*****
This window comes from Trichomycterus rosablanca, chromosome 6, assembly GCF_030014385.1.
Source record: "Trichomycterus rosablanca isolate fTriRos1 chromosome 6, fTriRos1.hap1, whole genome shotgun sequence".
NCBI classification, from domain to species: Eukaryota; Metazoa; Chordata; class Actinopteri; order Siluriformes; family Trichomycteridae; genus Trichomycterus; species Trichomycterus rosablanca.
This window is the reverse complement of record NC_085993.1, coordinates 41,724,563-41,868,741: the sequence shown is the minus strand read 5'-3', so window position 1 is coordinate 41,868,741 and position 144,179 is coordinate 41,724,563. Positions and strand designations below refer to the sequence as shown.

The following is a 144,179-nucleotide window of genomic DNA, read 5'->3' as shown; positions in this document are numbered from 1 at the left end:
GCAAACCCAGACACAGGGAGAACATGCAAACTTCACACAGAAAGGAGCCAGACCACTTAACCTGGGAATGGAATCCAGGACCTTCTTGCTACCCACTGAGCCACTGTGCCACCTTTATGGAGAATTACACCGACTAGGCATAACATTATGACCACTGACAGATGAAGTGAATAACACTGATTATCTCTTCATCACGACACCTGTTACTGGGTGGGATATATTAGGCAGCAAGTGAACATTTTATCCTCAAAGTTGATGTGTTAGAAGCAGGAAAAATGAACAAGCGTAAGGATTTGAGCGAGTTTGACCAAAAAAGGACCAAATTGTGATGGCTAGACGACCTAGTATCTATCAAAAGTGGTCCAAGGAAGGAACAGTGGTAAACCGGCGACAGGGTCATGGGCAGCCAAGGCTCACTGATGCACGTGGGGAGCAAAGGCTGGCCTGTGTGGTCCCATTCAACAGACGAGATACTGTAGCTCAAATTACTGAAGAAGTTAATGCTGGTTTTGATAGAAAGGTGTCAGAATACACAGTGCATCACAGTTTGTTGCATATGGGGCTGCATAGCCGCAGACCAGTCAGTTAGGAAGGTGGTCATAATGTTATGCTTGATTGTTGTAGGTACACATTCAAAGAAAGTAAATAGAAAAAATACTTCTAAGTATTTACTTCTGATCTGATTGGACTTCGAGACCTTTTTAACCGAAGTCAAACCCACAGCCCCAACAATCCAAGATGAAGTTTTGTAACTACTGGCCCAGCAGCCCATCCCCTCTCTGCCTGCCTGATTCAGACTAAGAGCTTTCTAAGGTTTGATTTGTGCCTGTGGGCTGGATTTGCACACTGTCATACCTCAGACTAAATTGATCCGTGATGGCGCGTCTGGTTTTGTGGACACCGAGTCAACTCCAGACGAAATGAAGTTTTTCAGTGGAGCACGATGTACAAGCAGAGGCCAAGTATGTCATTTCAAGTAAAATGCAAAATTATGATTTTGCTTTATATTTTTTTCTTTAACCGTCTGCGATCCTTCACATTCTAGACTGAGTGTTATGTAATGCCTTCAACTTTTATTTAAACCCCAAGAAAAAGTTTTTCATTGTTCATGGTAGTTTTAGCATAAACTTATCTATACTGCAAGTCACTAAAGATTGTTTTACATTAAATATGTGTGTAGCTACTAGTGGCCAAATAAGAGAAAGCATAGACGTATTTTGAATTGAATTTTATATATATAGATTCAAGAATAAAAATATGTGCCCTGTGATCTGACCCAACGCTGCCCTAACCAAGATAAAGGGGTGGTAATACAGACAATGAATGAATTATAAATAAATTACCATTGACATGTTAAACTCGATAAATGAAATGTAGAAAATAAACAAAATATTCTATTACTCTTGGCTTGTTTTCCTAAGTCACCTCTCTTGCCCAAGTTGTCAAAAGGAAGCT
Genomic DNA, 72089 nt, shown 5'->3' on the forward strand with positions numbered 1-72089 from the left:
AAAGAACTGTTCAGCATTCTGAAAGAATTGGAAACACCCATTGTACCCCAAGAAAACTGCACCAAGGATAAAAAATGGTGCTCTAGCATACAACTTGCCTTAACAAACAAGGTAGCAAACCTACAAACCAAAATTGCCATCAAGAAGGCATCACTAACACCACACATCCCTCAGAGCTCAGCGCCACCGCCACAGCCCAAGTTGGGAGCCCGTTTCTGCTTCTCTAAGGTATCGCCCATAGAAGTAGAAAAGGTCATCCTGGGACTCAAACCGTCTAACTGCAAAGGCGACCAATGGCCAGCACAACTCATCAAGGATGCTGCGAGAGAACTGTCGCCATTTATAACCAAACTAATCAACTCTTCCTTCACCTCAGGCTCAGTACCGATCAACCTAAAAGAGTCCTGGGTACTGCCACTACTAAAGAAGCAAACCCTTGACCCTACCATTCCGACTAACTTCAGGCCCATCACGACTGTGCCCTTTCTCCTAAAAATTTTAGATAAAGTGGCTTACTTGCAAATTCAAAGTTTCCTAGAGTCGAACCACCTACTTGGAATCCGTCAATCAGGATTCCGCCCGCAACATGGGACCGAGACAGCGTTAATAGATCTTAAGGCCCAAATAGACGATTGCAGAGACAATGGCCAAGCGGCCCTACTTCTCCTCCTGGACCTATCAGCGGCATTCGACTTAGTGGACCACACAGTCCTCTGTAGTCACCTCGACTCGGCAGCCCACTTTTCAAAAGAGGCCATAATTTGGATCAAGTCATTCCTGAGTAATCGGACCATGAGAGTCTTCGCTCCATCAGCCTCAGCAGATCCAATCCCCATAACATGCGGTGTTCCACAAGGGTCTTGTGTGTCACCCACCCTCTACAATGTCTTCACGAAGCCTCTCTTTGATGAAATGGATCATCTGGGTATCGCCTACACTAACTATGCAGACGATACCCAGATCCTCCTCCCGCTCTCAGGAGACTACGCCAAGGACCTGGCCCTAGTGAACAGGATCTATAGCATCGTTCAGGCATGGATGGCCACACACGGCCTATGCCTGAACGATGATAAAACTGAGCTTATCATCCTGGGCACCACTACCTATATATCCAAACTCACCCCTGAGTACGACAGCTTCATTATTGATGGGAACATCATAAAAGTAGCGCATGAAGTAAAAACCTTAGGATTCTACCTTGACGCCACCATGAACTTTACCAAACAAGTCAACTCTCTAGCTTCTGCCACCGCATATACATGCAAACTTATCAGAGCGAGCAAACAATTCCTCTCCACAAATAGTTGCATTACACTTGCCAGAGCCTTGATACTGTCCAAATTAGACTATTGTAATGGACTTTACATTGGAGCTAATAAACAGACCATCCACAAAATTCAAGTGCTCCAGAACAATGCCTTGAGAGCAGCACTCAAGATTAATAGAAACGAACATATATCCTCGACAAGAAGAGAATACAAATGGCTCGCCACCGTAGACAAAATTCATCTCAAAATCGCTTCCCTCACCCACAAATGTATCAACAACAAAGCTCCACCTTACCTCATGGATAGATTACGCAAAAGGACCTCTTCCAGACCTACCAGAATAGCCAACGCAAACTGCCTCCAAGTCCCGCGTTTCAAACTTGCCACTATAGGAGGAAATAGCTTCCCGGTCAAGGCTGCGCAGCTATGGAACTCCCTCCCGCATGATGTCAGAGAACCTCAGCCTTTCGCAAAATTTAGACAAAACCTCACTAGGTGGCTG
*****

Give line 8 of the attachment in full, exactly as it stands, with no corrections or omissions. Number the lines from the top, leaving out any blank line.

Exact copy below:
AAAGAACTGTTCAGCATTCTGAAAGAATTGGAAACACCCATTGTACCCCAAGAAAACTGCACCAAGGATAAAAAATGGTGCTCTAGCATACAACTTGCCTTAACAAACAAGGTAGCAAACCTACAAACCAAAATTGCCATCAAGAAGGCATCACTAACACCACACATCCCTCAGAGCTCAGCGCCACCGCCACAGCCCAAGTTGGGAGCCCGTTTCTGCTTCTCTAAGGTATCGCCCATAGAAGTAGAAAAGGTCATCCTGGGACTCAAACCGTCTAACTGCAAAGGCGACCAATGGCCAGCACAACTCATCAAGGATGCTGCGAGAGAACTGTCGCCATTTATAACCAAACTAATCAACTCTTCCTTCACCTCAGGCTCAGTACCGATCAACCTAAAAGAGTCCTGGGTACTGCCACTACTAAAGAAGCAAACCCTTGACCCTACCATTCCGACTAACTTCAGGCCCATCACGACTGTGCCCTTTCTCCTAAAAATTTTAGATAAAGTGGCTTACTTGCAAATTCAAAGTTTCCTAGAGTCGAACCACCTACTTGGAATCCGTCAATCAGGATTCCGCCCGCAACATGGGACCGAGACAGCGTTAATAGATCTTAAGGCCCAAATAGACGATTGCAGAGACAATGGCCAAGCGGCCCTACTTCTCCTCCTGGACCTATCAGCGGCATTCGACTTAGTGGACCACACAGTCCTCTGTAGTCACCTCGACTCGGCAGCCCACTTTTCAAAAGAGGCCATAATTTGGATCAAGTCATTCCTGAGTAATCGGACCATGAGAGTCTTCGCTCCATCAGCCTCAGCAGATCCAATCCCCATAACATGCGGTGTTCCACAAGGGTCTTGTGTGTCACCCACCCTCTACAATGTCTTCACGAAGCCTCTCTTTGATGAAATGGATCATCTGGGTATCGCCTACACTAACTATGCAGACGATACCCAGATCCTCCTCCCGCTCTCAGGAGACTACGCCAAGGACCTGGCCCTAGTGAACAGGATCTATAGCATCGTTCAGGCATGGATGGCCACACACGGCCTATGCCTGAACGATGATAAAACTGAGCTTATCATCCTGGGCACCACTACCTATATATCCAAACTCACCCCTGAGTACGACAGCTTCATTATTGATGGGAACATCATAAAAGTAGCGCATGAAGTAAAAACCTTAGGATTCTACCTTGACGCCACCATGAACTTTACCAAACAAGTCAACTCTCTAGCTTCTGCCACCGCATATACATGCAAACTTATCAGAGCGAGCAAACAATTCCTCTCCACAAATAGTTGCATTACACTTGCCAGAGCCTTGATACTGTCCAAATTAGACTATTGTAATGGACTTTACATTGGAGCTAATAAACAGACCATCCACAAAATTCAAGTGCTCCAGAACAATGCCTTGAGAGCAGCACTCAAGATTAATAGAAACGAACATATATCCTCGACAAGAAGAGAATACAAATGGCTCGCCACCGTAGACAAAATTCATCTCAAAATCGCTTCCCTCACCCACAAATGTATCAACAACAAAGCTCCACCTTACCTCATGGATAGATTACGCAAAAGGACCTCTTCCAGACCTACCAGAATAGCCAACGCAAACTGCCTCCAAGTCCCGCGTTTCAAACTTGCCACTATAGGAGGAAATAGCTTCCCGGTCAAGGCTGCGCAGCTATGGAACTCCCTCCCGCATGATGTCAGAGAACCTCAGCCTTTCGCAAAATTTAGACAAAACCTCACTAGGTGGCTG